ScreenRant is reporting on a popular fan theory arguing that Bong Joon-ho’s Snowpiercer is secretly a sequel to the 1971 film Willy Wonka and the Chocolate Factory, and while the idea seems pretty absurd at first glance, it must be said that there’s an intriguingly loopy case to be made.
First, let’s look at the overall narratives of each film and the noteworthy ways in which they overlap. Both movies follow a group of people as they make their way through a fantastical and dangerous structure. In each case, members of the party are picked off one by one until a single person remains.
Once that person reaches the final room, it’s revealed that their whole journey was a twisted test conceived by a rich industrialist looking for a successor.
In the case of Willy Wonka, that lone survivor is Charlie Bucket, who stands to inherit the chocolate factory from Wonka. In Snowpiercer, meanwhile, Curtis Everett makes it to the end of the train, where transportation magnate Wilford gives him the opportunity to take over as caretaker of the engine.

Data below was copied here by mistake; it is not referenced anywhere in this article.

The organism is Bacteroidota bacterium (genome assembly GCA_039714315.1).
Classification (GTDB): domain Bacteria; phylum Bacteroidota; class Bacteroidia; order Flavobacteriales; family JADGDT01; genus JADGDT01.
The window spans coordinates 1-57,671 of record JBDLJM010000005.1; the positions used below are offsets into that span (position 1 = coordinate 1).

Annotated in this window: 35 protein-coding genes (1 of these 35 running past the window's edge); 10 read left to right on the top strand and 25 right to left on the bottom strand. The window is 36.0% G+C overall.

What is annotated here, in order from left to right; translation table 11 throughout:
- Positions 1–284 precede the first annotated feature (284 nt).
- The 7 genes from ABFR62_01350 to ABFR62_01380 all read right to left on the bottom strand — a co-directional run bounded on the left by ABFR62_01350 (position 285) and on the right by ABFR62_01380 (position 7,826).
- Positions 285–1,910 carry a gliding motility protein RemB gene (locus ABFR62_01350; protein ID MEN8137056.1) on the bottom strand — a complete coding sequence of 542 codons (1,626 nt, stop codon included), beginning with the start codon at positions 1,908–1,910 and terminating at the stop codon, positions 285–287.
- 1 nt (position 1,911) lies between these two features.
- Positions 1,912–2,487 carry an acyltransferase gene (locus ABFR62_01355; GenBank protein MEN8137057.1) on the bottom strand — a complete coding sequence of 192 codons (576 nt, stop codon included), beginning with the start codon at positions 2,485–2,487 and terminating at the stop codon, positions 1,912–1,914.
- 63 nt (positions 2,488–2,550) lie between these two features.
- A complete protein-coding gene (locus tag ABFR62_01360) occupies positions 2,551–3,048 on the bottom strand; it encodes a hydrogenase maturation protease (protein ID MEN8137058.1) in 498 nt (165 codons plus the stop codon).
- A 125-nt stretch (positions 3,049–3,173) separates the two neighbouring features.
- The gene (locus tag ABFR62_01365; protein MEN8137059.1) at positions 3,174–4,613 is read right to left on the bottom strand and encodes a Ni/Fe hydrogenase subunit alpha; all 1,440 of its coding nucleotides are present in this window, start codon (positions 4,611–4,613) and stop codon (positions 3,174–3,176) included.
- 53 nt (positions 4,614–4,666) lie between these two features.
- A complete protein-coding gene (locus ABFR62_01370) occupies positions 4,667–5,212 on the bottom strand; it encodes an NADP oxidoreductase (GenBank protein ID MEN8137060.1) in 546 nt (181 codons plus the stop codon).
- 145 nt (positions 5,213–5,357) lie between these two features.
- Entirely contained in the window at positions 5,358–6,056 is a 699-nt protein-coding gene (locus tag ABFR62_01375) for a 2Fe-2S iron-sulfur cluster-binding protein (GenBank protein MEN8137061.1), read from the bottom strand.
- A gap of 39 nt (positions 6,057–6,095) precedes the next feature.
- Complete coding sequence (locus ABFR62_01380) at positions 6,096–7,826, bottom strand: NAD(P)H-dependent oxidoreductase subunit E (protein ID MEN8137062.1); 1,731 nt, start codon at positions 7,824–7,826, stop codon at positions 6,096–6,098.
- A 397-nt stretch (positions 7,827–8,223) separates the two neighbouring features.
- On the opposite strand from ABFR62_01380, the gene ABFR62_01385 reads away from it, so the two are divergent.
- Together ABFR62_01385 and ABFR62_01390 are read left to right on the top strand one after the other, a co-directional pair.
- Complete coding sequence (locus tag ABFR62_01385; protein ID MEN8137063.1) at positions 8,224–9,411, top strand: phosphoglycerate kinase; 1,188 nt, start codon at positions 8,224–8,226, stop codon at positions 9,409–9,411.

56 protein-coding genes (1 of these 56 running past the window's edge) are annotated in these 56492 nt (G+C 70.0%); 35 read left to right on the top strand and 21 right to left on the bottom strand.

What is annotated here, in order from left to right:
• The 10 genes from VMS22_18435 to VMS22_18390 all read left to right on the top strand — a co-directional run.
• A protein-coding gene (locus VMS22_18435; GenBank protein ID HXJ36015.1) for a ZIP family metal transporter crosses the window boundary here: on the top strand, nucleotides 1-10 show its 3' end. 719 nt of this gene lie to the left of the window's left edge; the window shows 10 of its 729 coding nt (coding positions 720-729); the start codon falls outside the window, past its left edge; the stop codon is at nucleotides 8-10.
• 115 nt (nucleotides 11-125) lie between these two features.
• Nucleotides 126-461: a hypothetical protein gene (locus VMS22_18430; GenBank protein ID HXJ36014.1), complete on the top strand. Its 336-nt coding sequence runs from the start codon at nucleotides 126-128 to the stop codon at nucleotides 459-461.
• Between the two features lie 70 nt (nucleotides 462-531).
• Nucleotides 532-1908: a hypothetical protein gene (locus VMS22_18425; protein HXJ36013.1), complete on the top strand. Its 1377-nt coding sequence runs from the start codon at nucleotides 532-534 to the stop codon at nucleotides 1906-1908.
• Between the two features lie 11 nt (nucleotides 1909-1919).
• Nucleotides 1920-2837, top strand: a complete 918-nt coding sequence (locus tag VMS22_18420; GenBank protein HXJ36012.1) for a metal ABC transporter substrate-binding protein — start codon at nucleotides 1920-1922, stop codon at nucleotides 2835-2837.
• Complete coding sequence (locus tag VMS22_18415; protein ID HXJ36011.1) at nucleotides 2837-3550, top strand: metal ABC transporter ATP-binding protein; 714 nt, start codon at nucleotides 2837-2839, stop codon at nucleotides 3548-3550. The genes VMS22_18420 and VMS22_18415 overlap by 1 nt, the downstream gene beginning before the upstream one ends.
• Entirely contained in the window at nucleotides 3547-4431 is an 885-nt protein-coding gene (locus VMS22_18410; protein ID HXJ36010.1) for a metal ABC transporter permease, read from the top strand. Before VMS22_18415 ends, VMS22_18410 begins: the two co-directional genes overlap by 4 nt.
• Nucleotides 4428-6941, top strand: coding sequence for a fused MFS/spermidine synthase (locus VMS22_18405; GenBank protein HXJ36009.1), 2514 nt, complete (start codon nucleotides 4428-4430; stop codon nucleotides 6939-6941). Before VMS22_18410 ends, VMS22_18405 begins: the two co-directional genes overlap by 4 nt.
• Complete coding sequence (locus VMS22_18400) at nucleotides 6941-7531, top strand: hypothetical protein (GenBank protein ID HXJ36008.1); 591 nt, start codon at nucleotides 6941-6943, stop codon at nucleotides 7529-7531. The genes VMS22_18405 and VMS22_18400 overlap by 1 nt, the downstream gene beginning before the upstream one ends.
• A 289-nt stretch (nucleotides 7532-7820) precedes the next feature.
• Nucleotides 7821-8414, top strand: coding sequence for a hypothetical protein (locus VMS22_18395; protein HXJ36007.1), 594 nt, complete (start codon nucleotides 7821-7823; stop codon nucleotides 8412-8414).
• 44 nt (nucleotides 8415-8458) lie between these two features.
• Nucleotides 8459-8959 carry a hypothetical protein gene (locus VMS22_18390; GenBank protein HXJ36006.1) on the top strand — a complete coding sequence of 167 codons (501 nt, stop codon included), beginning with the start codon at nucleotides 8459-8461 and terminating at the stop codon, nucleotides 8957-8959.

These aren’t the only common elements you can find in the two movies, both of which also touch upon issues of economic disparity while using food as an ongoing motif. However, where the theory really begins to make its case that the two stories are connected is in the claim that Wilford and Charlie are, in fact, the same person.
As you may recall, Wonka’s factory operates in isolation from the outside world, suggesting, much like the train in Snowpiercer, that it may be completely self-sustaining. What’s more, we know that Wonka has a talent for creating unusual and experimental food and transportation, just like Wilford.
From here, the argument goes that Wonka passed his skills and knowledge on to his successor, Charlie, who used them to design the Snowpiercer train. It’s said that he even changed his named to Wilford in honor of his predecessor Willy.
Another alleged piece of evidence is Wilford’s habit of hiding messages in Curtis’ food in a manner similar to the golden tickets hidden in Wonka’s bars. What’s more, the theory points to Wilford’s claim that whatever kept his train’s engine running before he resorted to child labor “recently went extinct,” suggesting a potential nod to the child-sized Oompa Loompas who served as labor in Wonka’s factory.
So, did director Bong Joon-ho really intend for Snowpiercer to be an unofficial follow-up to one of the most beloved family films of the 1970s? Probably not, but it’s an entertaining and bizarrely well-reasoned theory regardless, even if it’s a little sad to imagine that little Charlie’s future would be so downright dystopian.